Although a number of federal district courts have addressed this question, only one other circuit court of appeals has decided the issue. In Jones v. Morton, the Third Circuit held that Congress “intended that the word ‘State’ would be read to modify both ‘post-conviction’ and ‘other collateral,’ so that tolling would be afforded under § 2244(d)(2) for various forms of state review only.” Jones v. Morton, 195 F.3d 153, 159 (3d Cir.1999). The Third Circuit relied upon a California federal district court case, Sperling v. White, 30 F.Supp.2d 1246, 1250 (C.D.Cal.1998), as well as other district court cases adopting Sperling 's interpretation. See Jones, 195 F.3d at 158-59. In Sperling, the district court adopted the report and recommendation of a magistrate judge holding that Section 2244(d)(2) “does not contemplate tolling limitations during the time a habeas petition is pending in federal court.” Sperling, 30 F.Supp.2d at 1250. But see Barrett v. Yearwood, 63 F.Supp.2d 1245, 1249-50 (E.D.Cal.1999) (reaching opposite result). We respectfully disagree with the Jones approach.
It is possible to interpret the word “State” in Section 2244(d)(2) to modify both “post-conviction” and “other collateral.” Close analysis of the statute language, however, shows that “State” modifies only the word “post-conviction,” and the phrase “other collateral” is to be given its naturally broader meaning. The disjunctive “or” in the statute creates a distinct break between the two kinds of review Jones and Sperling would tie together. In contrast, applying “State” to both of the disjunctive phrases would create a linguistic oddity because the statute would refer to “a properly filed application” for “State post-conviction ․ review” or “State ․ other review.” “State other collateral review” is an ungainly construction that we do not believe Congress intended. If Congress had intended the meaning that the Sperling court imputed, it might more naturally have written “a properly filed application for State post-conviction or collateral review.” We choose to adopt an interpretation that gives full meaning to the phrase “State post-conviction review,” which includes all state remedies, and the phrase “other collateral review,” which means federal habeas petitions. As the district court held in Barrett, “ ‘State post-conviction review’ means all collateral review of a conviction provided by a state,” and the phrase “other collateral review” would be meaningless if it did not refer to federal habeas petitions. Barrett, 63 F.Supp.2d at 1250.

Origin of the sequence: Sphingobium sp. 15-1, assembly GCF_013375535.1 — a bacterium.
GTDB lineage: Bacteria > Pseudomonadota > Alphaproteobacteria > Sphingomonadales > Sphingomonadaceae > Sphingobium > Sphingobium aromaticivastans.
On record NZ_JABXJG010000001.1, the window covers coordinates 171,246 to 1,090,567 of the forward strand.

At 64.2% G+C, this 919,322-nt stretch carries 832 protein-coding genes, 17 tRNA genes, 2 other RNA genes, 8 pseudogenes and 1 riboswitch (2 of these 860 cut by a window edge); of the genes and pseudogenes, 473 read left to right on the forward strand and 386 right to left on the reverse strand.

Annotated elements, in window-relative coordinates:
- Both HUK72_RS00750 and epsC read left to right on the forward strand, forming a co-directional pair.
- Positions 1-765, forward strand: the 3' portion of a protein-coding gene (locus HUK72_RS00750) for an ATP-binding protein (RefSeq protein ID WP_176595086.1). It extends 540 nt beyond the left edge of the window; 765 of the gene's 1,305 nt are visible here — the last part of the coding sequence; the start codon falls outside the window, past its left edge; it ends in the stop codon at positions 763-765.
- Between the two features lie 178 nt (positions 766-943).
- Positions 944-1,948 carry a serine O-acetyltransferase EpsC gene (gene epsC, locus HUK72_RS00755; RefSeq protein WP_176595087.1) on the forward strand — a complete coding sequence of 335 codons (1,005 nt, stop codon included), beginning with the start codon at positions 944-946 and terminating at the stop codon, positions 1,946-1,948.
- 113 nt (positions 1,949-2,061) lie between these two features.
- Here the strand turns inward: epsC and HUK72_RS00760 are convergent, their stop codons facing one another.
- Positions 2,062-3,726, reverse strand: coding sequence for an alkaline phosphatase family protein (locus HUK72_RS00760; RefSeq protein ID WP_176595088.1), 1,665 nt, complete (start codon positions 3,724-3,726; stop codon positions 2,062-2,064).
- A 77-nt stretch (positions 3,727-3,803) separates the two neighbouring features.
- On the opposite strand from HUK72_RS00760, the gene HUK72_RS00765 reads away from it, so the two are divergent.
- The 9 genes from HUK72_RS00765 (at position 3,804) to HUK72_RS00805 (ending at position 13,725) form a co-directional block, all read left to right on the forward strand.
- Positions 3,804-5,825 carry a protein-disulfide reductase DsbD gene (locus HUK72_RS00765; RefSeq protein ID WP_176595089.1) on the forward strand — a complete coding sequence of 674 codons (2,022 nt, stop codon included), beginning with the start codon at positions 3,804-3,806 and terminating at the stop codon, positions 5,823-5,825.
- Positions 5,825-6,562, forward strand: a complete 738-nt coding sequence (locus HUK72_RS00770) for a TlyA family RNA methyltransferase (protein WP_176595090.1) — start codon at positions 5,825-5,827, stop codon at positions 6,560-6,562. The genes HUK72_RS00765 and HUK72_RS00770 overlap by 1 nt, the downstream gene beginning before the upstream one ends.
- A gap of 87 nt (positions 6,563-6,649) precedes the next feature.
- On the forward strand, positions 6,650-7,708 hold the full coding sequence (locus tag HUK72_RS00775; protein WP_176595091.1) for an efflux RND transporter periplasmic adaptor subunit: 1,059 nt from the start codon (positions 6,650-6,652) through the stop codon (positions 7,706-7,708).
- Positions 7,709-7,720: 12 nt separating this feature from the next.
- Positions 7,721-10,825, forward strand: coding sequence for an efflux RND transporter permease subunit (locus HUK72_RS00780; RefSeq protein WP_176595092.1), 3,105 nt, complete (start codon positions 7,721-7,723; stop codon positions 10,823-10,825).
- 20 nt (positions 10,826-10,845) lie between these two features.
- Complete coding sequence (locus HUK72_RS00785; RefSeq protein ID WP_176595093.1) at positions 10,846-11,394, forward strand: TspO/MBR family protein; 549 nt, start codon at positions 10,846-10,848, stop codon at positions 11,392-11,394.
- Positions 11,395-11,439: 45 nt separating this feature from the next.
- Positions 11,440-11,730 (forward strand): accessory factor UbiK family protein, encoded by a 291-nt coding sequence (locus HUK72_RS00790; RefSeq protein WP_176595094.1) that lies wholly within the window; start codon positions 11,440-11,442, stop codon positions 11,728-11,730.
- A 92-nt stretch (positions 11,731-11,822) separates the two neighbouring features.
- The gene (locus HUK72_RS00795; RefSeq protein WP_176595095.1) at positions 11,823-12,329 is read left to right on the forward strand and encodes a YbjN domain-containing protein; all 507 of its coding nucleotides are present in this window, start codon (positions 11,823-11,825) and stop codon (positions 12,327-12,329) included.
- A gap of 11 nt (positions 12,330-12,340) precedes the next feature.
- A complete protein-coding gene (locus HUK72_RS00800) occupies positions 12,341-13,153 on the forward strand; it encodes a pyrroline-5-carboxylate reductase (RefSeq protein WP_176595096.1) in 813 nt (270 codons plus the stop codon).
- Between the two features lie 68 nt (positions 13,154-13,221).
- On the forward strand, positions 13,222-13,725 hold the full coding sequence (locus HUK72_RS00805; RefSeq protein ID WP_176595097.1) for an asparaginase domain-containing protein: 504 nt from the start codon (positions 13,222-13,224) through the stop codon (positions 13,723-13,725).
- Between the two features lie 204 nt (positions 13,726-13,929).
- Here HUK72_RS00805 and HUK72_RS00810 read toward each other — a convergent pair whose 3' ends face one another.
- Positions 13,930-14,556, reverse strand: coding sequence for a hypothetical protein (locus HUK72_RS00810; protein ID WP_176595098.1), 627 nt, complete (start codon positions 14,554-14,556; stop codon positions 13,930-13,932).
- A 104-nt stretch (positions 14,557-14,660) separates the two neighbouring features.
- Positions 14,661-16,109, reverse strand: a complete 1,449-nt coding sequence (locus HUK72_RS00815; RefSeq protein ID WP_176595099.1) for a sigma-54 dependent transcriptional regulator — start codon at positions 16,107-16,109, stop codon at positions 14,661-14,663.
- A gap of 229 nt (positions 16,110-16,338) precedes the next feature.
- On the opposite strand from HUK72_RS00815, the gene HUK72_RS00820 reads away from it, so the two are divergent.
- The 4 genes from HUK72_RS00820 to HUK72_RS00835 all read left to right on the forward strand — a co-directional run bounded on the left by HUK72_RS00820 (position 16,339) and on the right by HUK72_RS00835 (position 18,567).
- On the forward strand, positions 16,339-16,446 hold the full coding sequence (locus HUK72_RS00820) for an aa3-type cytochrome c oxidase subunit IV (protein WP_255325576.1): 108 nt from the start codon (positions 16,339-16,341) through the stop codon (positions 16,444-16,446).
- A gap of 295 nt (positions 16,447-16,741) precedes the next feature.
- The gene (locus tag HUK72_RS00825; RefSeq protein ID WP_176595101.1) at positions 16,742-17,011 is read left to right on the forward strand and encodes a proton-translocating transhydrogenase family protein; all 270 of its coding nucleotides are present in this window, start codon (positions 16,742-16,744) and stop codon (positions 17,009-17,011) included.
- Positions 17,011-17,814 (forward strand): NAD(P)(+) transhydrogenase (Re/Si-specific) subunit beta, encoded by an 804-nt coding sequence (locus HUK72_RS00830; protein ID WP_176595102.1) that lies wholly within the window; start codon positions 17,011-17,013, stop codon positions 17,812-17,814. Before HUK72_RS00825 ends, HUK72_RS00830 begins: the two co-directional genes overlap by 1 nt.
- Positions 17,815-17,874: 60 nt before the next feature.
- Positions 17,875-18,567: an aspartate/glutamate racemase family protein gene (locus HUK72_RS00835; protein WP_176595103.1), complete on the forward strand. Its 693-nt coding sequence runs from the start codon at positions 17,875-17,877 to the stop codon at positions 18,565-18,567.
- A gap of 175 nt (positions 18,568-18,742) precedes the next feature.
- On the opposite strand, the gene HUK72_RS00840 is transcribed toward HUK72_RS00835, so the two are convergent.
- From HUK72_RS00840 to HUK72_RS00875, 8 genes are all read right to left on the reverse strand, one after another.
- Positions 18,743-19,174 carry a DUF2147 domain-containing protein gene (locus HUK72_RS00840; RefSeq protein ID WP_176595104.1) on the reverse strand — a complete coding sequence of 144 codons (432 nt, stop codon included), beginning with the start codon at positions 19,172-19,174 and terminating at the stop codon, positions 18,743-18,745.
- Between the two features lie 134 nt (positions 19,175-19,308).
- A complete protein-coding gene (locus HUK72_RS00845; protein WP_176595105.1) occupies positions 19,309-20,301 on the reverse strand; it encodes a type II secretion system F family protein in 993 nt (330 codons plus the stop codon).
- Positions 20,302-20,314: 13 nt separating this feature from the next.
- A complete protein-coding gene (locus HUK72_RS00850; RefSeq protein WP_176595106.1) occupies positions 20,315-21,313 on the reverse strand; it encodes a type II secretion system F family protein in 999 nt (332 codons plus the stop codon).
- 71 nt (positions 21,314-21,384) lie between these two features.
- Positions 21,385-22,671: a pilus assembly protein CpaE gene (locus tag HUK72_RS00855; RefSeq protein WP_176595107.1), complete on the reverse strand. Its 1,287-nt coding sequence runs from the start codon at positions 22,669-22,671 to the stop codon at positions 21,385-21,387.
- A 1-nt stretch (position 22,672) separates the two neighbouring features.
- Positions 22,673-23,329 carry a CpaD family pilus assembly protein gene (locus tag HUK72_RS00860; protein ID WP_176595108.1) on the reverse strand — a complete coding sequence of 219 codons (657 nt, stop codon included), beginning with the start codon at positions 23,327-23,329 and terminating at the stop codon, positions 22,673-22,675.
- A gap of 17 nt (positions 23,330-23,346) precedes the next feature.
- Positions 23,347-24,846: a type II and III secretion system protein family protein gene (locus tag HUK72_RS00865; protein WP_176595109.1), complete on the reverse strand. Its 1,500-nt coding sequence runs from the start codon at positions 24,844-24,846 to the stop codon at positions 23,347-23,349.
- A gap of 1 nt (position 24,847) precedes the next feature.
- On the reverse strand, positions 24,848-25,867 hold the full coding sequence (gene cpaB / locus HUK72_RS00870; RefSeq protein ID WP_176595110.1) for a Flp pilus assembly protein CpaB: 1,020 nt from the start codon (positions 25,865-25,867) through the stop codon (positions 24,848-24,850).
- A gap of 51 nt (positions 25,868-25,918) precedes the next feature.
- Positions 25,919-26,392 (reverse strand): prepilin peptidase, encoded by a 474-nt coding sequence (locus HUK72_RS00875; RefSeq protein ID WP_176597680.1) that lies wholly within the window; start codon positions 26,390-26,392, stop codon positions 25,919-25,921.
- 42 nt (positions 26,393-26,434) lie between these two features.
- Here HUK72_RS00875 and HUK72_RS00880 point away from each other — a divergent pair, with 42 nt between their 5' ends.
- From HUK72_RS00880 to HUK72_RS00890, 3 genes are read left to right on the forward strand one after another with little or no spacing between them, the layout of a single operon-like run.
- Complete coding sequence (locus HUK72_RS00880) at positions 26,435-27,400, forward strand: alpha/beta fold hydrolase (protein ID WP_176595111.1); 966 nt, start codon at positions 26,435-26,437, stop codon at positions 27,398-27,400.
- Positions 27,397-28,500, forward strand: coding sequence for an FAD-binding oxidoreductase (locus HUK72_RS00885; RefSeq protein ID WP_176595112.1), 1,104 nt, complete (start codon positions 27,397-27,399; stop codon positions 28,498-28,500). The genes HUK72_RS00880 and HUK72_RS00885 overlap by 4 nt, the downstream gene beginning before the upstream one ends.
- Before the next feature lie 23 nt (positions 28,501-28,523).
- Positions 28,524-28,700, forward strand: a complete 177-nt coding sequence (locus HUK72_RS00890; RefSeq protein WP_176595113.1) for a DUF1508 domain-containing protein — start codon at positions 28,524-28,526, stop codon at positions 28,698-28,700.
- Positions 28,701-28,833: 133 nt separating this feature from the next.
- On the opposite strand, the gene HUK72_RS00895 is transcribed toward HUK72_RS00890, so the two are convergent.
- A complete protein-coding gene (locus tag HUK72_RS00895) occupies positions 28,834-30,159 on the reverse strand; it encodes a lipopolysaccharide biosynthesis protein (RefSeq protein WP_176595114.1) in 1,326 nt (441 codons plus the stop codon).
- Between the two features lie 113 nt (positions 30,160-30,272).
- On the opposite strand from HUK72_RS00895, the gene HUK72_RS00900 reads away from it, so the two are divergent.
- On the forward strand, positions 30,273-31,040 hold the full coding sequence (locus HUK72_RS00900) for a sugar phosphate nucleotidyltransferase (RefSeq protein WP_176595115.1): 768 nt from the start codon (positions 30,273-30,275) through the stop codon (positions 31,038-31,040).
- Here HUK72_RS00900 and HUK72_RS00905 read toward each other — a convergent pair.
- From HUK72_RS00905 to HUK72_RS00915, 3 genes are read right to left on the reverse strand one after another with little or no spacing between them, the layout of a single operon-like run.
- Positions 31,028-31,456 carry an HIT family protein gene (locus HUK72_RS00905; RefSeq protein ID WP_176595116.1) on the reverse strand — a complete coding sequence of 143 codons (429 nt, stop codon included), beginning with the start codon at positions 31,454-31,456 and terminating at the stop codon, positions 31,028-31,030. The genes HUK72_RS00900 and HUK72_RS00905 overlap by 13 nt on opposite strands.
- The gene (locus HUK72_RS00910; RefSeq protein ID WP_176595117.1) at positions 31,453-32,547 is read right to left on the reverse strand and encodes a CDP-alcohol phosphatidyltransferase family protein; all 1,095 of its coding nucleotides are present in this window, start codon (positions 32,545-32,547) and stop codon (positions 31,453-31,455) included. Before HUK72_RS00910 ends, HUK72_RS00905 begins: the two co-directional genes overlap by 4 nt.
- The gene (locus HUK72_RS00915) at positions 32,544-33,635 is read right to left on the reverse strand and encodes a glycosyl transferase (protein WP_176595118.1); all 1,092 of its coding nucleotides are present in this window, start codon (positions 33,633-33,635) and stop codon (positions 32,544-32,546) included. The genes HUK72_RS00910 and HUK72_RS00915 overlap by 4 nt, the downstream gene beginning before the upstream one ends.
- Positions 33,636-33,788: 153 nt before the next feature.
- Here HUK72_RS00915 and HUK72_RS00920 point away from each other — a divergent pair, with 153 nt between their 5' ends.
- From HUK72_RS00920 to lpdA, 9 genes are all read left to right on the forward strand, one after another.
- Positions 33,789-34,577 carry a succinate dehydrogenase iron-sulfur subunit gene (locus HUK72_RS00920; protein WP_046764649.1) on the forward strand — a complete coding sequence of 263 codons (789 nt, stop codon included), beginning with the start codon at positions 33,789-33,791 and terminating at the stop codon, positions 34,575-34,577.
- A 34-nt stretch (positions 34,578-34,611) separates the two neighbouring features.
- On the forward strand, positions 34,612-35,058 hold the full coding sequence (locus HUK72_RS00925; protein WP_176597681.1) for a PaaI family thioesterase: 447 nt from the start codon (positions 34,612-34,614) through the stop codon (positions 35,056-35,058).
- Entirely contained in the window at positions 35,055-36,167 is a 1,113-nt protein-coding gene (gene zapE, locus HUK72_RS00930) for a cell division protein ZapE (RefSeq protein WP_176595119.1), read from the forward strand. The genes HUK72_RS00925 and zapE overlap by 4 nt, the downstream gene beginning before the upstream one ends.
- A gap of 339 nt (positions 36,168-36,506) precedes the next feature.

In addition, the district court's interpretation in Sperling strains to hold that “State post-conviction review” means state judicial remedies and “other collateral review” means non-judicial state remedies such as petitions for clemency filed with the governor. See Sperling, 30 F.Supp.2d at 1251. This reading would require us to interpret at least one of these terms differently from its normal usage, because both “collateral review” and “post-conviction review” conventionally refer to habeas corpus, coram nobis and similar writs or judicial orders that courts issue after a conviction is final, overturning the conviction by reason of some error of law. Sperling read “collateral” to apply to clemency and pardon applications in order to avoid having it refer to the same scope of proceedings as “post-conviction review” describes, but we can see no logical reason why Congress would have thought those applications to be included in the term “collateral” but not “post-conviction.” The only legislative history upon which the Sperling decision relies for its equation of “other collateral review” with petitions for clemency is a statement of Senator Orrin Hatch concerning a totally different proposed amendment to the legislation and discussed in the context of capital cases. See id. at 1251 (citing 141 Cong. Rec. S7803-01, S7825-26 (June 7, 1995) as “appearing to describe a state petition for clemency as a form of collateral review, but distinct from judicial post-conviction review”). The Sperling court's own characterization of the legislative history provides only a slender reed upon which to rest its holding. Because “post-conviction review” is a broad term that seems to encompass all review a prisoner seeks after conviction, we can see no reason why Congress should have believed that there were “other” forms of “collateral review” that did not come within the scope of “post-conviction review.”
The Sperling court also held that its interpretation was consistent with the overall objective of the AEDPA “to place finite restrictions upon the time within which a petitioner may file a petition in federal court.” Id. at 1251. However, allowing Walker to exclude the time during which his first federal habeas petition was pending does not create a loophole in the law. The tolling provision by its terms already pertains only to “properly filed application[s].” 28 U.S.C. § 2244(d)(2). Thus, for example, successive petitions arguably would not toll the one-year period. Even if they did, the act's restrictions on successive petitions, see 28 U.S.C. § 2244(b), would not allow a petitioner to file another petition if the district court dismissed a first petition on its merits or with prejudice. We therefore disagree with respondent that our reading would frustrate the AEDPA's purpose by allowing petitioners to indefinitely toll the statute of limitations by filing a series of unexhausted petitions.